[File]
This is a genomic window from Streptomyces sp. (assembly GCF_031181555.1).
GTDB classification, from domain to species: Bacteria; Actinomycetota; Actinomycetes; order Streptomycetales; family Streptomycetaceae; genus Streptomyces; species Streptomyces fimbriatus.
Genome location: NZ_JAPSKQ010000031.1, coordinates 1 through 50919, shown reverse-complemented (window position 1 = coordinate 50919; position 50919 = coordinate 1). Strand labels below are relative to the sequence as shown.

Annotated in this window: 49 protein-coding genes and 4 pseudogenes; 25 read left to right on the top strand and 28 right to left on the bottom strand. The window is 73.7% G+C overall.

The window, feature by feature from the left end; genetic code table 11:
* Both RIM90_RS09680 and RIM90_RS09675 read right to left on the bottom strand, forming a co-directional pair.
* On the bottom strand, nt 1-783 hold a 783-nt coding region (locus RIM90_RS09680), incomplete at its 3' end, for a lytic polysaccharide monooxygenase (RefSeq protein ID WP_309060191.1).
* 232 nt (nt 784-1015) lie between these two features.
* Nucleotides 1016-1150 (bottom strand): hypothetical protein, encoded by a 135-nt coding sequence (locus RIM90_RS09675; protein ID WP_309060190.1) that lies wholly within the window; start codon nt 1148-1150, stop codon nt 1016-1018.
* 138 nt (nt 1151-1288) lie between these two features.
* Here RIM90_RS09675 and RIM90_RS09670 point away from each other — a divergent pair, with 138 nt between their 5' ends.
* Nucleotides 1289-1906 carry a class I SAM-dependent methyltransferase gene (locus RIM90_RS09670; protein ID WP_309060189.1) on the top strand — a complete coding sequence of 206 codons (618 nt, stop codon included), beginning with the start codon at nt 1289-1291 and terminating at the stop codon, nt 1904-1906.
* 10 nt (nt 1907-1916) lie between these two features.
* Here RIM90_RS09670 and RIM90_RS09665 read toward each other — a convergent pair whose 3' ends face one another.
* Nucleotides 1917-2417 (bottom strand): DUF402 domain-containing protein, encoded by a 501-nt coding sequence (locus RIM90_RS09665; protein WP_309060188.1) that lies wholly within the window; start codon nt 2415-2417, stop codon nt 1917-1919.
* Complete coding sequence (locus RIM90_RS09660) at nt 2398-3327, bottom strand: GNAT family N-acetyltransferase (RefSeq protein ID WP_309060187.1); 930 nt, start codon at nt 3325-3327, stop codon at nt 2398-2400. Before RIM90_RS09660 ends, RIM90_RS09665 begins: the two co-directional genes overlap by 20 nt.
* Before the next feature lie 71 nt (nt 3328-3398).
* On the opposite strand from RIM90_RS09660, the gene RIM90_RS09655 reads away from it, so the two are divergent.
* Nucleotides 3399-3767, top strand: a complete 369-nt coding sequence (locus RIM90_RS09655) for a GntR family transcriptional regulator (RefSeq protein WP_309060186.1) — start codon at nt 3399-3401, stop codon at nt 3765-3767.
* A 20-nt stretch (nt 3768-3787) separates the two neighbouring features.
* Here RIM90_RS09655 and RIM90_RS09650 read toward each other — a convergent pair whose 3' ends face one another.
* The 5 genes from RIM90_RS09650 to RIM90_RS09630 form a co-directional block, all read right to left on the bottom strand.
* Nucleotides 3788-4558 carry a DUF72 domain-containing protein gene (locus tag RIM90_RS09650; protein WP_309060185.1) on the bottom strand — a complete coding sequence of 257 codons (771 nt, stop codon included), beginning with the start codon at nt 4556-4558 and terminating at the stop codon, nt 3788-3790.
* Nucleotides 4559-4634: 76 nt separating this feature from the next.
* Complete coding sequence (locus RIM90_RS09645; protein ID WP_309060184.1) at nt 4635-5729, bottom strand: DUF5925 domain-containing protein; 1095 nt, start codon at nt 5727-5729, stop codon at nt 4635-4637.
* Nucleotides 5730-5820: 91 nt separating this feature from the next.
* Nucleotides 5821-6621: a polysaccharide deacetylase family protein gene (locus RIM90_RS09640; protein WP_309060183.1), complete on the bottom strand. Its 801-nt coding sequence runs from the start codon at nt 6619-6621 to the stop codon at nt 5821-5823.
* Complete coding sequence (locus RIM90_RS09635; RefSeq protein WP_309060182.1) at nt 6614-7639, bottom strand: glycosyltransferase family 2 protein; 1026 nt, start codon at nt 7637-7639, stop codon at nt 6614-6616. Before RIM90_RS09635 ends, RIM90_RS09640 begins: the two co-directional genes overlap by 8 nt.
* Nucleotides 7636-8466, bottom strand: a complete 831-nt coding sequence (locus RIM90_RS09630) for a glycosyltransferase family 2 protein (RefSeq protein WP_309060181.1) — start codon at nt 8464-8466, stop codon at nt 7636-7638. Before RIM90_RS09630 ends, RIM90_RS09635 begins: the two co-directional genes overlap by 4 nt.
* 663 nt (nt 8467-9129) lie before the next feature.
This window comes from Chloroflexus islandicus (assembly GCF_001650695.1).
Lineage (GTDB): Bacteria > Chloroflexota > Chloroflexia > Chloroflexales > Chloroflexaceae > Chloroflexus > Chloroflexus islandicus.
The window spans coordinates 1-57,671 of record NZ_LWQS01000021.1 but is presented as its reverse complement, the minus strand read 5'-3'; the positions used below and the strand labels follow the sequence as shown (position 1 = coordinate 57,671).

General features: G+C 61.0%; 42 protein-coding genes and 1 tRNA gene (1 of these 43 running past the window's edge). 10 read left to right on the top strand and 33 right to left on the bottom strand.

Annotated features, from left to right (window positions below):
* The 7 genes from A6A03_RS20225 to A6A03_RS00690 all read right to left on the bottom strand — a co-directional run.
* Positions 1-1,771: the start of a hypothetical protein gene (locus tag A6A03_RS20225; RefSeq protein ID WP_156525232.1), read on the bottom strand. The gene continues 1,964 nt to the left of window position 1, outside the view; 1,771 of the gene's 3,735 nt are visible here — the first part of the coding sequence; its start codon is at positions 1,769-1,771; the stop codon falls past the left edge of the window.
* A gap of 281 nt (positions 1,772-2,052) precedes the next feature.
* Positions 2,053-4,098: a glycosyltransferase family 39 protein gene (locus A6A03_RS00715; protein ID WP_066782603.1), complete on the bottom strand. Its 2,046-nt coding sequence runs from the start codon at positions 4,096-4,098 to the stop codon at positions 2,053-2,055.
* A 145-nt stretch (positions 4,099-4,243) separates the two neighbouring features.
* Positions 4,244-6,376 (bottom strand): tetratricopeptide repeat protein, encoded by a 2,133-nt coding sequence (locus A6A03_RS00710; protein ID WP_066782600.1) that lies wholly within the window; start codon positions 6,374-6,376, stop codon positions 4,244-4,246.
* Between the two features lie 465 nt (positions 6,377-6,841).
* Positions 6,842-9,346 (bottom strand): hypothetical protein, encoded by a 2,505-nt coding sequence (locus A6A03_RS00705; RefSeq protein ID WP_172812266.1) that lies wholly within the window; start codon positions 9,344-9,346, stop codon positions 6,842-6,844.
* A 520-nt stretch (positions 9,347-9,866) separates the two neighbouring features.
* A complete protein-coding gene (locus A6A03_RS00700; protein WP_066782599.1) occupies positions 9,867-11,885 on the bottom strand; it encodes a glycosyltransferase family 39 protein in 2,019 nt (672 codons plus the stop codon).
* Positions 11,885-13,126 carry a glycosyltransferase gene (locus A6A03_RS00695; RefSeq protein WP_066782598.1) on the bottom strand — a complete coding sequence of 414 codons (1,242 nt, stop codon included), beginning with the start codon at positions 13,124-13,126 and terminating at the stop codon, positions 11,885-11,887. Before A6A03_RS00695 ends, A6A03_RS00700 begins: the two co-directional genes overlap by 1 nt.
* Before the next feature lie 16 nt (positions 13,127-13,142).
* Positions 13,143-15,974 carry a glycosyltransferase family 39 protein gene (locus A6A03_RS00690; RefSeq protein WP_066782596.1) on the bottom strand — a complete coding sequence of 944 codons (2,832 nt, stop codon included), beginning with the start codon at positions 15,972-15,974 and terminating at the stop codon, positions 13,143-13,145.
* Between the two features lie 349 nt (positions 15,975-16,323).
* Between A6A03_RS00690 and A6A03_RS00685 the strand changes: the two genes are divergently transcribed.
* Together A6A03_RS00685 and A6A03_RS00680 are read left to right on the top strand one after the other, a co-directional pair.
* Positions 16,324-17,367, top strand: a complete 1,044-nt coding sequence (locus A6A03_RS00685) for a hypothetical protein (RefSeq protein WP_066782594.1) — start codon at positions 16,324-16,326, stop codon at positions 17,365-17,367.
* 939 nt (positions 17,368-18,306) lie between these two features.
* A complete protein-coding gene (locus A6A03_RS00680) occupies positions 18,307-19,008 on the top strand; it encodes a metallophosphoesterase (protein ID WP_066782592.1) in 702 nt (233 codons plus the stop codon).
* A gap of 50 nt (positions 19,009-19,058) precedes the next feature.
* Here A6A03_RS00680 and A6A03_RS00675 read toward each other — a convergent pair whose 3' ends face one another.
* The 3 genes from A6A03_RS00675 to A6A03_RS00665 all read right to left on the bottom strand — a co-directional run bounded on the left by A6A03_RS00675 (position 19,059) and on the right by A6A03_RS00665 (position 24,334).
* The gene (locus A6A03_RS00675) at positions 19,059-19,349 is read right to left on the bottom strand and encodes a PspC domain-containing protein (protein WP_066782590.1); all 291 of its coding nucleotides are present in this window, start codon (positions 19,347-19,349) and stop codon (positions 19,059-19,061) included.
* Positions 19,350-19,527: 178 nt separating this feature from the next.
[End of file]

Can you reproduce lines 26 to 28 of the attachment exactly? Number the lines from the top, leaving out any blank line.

* Nucleotides 5730-5820: 91 nt separating this feature from the next.
* Nucleotides 5821-6621: a polysaccharide deacetylase family protein gene (locus RIM90_RS09640; protein WP_309060183.1), complete on the bottom strand. Its 801-nt coding sequence runs from the start codon at nt 6619-6621 to the stop codon at nt 5821-5823.
* Complete coding sequence (locus RIM90_RS09635; RefSeq protein WP_309060182.1) at nt 6614-7639, bottom strand: glycosyltransferase family 2 protein; 1026 nt, start codon at nt 7637-7639, stop codon at nt 6614-6616. Before RIM90_RS09635 ends, RIM90_RS09640 begins: the two co-directional genes overlap by 8 nt.